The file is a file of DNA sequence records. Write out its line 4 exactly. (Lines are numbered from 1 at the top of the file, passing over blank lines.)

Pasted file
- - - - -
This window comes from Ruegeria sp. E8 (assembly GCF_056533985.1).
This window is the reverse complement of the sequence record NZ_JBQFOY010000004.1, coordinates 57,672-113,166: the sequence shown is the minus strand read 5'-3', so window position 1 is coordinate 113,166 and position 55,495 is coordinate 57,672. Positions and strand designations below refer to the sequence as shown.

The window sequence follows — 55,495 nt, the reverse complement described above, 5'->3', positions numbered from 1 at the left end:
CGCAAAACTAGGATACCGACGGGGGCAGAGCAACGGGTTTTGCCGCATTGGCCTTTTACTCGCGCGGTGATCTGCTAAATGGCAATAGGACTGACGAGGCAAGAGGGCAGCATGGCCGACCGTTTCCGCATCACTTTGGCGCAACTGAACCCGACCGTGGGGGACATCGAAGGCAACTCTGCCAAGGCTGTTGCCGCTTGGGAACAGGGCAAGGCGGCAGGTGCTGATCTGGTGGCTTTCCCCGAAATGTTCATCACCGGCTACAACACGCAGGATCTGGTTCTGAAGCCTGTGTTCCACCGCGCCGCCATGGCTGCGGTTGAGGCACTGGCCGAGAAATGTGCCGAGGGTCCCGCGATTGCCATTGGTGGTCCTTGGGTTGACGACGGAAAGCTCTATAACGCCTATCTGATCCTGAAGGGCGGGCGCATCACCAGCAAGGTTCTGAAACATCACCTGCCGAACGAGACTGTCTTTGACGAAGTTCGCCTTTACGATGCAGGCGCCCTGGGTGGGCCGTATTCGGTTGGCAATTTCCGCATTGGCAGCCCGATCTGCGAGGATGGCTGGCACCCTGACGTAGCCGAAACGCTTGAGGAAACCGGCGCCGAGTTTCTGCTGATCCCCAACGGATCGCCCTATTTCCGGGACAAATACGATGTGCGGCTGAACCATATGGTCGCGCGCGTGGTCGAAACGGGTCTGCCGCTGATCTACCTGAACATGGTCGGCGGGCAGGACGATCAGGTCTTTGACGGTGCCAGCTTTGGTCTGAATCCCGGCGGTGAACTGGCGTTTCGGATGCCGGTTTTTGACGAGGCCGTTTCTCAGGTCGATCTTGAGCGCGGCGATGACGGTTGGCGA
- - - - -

CGCAAAACTAGGATACCGACGGGGGCAGAGCAACGGGTTTTGCCGCATTGGCCTTTTACTCGCGCGGTGATCTGCTAAATGGCAATAGGACTGACGAGGCAAGAGGGCAGCATGGCCGACCGTTTCCGCATCACTTTGGCGCAACTGAACCCGACCGTGGGGGACATCGAAGGCAACTCTGCCAAGGCTGTTGCCGCTTGGGAACAGGGCAAGGCGGCAGGTGCTGATCTGGTGGCTTTCCCCGAAATGTTCATCACCGGCTACAACACGCAGGATCTGGTTCTGAAGCCTGTGTTCCACCGCGCCGCCATGGCTGCGGTTGAGGCACTGGCCGAGAAATGTGCCGAGGGTCCCGCGATTGCCATTGGTGGTCCTTGGGTTGACGACGGAAAGCTCTATAACGCCTATCTGATCCTGAAGGGCGGGCGCATCACCAGCAAGGTTCTGAAACATCACCTGCCGAACGAGACTGTCTTTGACGAAGTTCGCCTTTACGATGCAGGCGCCCTGGGTGGGCCGTATTCGGTTGGCAATTTCCGCATTGGCAGCCCGATCTGCGAGGATGGCTGGCACCCTGACGTAGCCGAAACGCTTGAGGAAACCGGCGCCGAGTTTCTGCTGATCCCCAACGGATCGCCCTATTTCCGGGACAAATACGATGTGCGGCTGAACCATATGGTCGCGCGCGTGGTCGAAACGGGTCTGCCGCTGATCTACCTGAACATGGTCGGCGGGCAGGACGATCAGGTCTTTGACGGTGCCAGCTTTGGTCTGAATCCCGGCGGTGAACTGGCGTTTCGGATGCCGGTTTTTGACGAGGCCGTTTCTCAGGTCGATCTTGAGCGCGGCGATGACGGTTGGCGA